The star formation rate is measured using two different star formation indicators measured from the SDSS spectra. The first indicator is the Hα luminosity, which traces the most massive and shortest lived stars, providing a good tracer of the instantaneous star formation rate. Unfortunately, the post-starburst galaxies are largely contaminated by LINER emission, which produces extra Hα emission. Thus, the Hα star formation rates are upper limits on the true values. The second star formation indicator used is the 4000 Angstrom break, a sharp jump in the spectrum of a galaxy caused by calcium absorption lines. A stellar population dominated by young stars has a weak 4000 Angstrom break. Because the post-starburst galaxies were still starbursting less than a billion years ago, A-type stars formed during the burst are still around, causing the 4000 Angstrom break to be weaker than predicted by the low present star formation rate. Due to this timescale effect, the star formation rate derived from the 4000 Angstrom break is also an upper limit.

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Figure 2: Relation between star formation rate and molecular gas surface densities. The black triangles are upper limits for post-starburst galaxies. The red circles are spiral galaxies and red squares are starburst galaxies. The two panels use different methods to determine the star formation rate of the post-starbursts.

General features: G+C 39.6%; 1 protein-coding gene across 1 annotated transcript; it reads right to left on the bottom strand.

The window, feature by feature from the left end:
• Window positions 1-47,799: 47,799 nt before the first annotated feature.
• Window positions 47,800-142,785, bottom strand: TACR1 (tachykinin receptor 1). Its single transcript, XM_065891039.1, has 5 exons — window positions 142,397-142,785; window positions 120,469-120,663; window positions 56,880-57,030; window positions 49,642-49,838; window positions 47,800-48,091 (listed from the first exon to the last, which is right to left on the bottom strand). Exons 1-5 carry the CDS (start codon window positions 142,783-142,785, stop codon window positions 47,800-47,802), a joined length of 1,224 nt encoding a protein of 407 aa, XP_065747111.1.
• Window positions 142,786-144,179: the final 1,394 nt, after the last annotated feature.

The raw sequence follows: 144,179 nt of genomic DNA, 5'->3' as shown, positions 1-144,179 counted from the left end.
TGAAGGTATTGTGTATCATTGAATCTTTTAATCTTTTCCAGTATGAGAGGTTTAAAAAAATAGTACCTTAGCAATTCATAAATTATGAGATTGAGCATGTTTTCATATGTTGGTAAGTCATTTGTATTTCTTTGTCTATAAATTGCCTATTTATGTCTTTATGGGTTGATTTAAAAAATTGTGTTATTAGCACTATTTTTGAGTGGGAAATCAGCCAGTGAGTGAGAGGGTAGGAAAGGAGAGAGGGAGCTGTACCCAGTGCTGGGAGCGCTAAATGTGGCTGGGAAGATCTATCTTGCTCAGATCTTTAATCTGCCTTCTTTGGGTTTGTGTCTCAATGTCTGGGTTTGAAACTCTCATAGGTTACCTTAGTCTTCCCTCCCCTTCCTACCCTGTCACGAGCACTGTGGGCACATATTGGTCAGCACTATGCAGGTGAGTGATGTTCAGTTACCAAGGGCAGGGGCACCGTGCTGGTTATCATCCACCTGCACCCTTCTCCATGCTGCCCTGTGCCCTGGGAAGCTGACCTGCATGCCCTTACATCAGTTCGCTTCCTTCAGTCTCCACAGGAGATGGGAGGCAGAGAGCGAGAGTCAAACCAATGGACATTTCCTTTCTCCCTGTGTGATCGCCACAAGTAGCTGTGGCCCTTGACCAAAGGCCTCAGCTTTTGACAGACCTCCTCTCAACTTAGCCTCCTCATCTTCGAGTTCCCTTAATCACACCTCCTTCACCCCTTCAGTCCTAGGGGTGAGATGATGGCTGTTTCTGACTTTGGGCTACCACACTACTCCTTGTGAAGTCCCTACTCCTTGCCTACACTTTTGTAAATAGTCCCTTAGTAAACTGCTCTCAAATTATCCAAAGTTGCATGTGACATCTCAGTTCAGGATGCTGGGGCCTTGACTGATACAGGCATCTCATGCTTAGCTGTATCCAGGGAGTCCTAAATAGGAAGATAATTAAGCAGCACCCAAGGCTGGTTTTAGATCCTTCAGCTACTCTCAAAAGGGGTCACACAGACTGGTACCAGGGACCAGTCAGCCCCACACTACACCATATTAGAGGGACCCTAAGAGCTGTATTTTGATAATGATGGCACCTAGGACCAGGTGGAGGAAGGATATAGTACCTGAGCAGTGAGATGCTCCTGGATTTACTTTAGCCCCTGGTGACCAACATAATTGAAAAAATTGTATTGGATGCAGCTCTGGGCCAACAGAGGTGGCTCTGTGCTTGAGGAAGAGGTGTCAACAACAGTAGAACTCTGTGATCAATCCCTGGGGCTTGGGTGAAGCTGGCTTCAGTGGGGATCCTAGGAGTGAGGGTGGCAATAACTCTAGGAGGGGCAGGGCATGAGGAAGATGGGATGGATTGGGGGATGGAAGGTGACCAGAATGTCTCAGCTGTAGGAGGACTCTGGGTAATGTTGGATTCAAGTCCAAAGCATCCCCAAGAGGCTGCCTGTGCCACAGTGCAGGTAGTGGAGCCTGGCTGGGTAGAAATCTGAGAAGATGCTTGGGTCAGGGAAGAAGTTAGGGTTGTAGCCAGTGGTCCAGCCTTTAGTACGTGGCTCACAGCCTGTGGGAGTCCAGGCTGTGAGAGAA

Shown in Figure 2, the post-starburst galaxies are offset towards lower star formation rates given their molecular gas masses, compared to the Kennicutt-Schmidt relation for star-forming galaxies. The post-starburst sample has a median star formation rate density approximately five times lower than the median of star forming galaxies at the same molecular gas density. Keep in mind the star formation rate densities plotted in Figure 2 are upper limits; the true values may be even lower.

If they still contain lots of molecular gas, why have these galaxies stopped forming stars? The authors conclude that the lack of star formation in post-starburst galaxies is not simply due to removal of molecular gas. They put forward three potential explanations for the offset of the post-starburst galaxies from the Kennicutt-Schmidt relation shown in Figure 2. First, the molecular gas may have a reduced ability to collapse into stars, possible due to gas heating induced by the starburst or an active galactic nucleus. Second, the X-factor may be much lower than in normal star forming galaxies, causing the CO measurement to overestimate the mass of molecular gas. Third, the stellar initial mass function in these galaxies may be bottom heavy, biasing low the star formation rate measurements. Looking to the future, resolved maps of molecular gas and star formation in post-starburst galaxies will provide greater insight into the question of how, and why, galaxies stop forming stars.




About Jesse Feddersen

I am a 4th-year graduate student at Yale, where I work with Héctor Arce on the effect of stellar feedback on nearby molecular clouds. I'm a proud Indiana native (ask me what a Hoosier is), and received my B.S. in astrophysics from Indiana University. If I'm not working, you'll probably find me on a trail or at a concert somewhere.